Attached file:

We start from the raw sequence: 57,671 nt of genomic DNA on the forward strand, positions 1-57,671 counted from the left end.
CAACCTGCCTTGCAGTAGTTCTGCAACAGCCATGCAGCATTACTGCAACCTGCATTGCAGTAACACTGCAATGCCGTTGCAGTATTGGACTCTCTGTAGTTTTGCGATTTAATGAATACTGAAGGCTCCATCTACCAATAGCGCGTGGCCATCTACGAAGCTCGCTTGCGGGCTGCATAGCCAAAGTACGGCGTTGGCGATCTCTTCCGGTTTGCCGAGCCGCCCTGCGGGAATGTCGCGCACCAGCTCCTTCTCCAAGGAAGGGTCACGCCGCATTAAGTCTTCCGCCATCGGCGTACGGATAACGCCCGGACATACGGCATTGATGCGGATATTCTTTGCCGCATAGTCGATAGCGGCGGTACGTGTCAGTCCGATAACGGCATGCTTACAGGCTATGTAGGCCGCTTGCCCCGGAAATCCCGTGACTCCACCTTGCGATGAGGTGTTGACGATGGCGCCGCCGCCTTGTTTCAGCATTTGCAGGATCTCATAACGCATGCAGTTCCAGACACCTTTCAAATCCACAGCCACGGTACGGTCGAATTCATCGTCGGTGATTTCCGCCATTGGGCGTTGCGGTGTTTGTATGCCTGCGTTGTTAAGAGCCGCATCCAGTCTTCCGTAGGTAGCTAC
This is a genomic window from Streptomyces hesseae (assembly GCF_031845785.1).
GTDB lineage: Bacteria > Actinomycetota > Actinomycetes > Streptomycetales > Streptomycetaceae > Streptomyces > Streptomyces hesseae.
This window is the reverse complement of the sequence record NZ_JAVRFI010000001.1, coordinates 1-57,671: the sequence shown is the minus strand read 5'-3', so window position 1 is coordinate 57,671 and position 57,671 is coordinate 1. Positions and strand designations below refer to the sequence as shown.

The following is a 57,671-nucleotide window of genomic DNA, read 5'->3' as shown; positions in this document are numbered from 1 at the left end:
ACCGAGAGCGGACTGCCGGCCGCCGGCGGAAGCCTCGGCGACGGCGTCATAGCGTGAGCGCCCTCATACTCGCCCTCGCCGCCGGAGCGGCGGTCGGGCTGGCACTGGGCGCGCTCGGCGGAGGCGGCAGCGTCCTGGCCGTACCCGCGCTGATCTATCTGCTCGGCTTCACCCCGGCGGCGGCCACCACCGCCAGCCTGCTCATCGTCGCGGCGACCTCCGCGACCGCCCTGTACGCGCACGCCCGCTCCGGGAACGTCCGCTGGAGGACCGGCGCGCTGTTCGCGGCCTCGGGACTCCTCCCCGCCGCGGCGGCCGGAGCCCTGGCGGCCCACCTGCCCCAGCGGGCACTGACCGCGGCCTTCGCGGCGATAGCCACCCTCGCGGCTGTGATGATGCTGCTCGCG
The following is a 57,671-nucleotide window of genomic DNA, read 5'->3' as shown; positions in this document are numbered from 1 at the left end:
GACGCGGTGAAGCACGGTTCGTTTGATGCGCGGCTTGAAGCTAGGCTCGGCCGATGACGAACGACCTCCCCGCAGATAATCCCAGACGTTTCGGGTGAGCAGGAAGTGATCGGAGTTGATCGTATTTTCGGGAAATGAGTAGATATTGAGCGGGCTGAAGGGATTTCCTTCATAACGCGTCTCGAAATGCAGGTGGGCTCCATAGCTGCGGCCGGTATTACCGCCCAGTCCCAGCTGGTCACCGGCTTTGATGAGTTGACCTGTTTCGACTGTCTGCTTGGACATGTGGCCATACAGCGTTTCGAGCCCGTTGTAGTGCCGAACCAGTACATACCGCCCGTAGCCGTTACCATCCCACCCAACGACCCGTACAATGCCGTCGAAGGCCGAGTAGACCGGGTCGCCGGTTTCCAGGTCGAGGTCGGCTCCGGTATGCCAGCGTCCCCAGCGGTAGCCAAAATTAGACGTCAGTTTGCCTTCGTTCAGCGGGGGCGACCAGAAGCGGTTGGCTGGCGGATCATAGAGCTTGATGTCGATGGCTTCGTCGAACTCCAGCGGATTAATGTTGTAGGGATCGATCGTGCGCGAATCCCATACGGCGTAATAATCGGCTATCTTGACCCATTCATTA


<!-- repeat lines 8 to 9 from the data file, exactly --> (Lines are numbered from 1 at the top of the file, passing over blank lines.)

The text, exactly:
The following is a 57,671-nucleotide window of genomic DNA, read 5'->3' as shown; positions in this document are numbered from 1 at the left end:
GACGCGGTGAAGCACGGTTCGTTTGATGCGCGGCTTGAAGCTAGGCTCGGCCGATGACGAACGACCTCCCCGCAGATAATCCCAGACGTTTCGGGTGAGCAGGAAGTGATCGGAGTTGATCGTATTTTCGGGAAATGAGTAGATATTGAGCGGGCTGAAGGGATTTCCTTCATAACGCGTCTCGAAATGCAGGTGGGCTCCATAGCTGCGGCCGGTATTACCGCCCAGTCCCAGCTGGTCACCGGCTTTGATGAGTTGACCTGTTTCGACTGTCTGCTTGGACATGTGGCCATACAGCGTTTCGAGCCCGTTGTAGTGCCGAACCAGTACATACCGCCCGTAGCCGTTACCATCCCACCCAACGACCCGTACAATGCCGTCGAAGGCCGAGTAGACCGGGTCGCCGGTTTCCAGGTCGAGGTCGGCTCCGGTATGCCAGCGTCCCCAGCGGTAGCCAAAATTAGACGTCAGTTTGCCTTCGTTCAGCGGGGGCGACCAGAAGCGGTTGGCTGGCGGATCATAGAGCTTGATGTCGATGGCTTCGTCGAACTCCAGCGGATTAATGTTGTAGGGATCGATCGTGCGCGAATCCCATACGGCGTAATAATCGGCTATCTTGACCCATTCATTA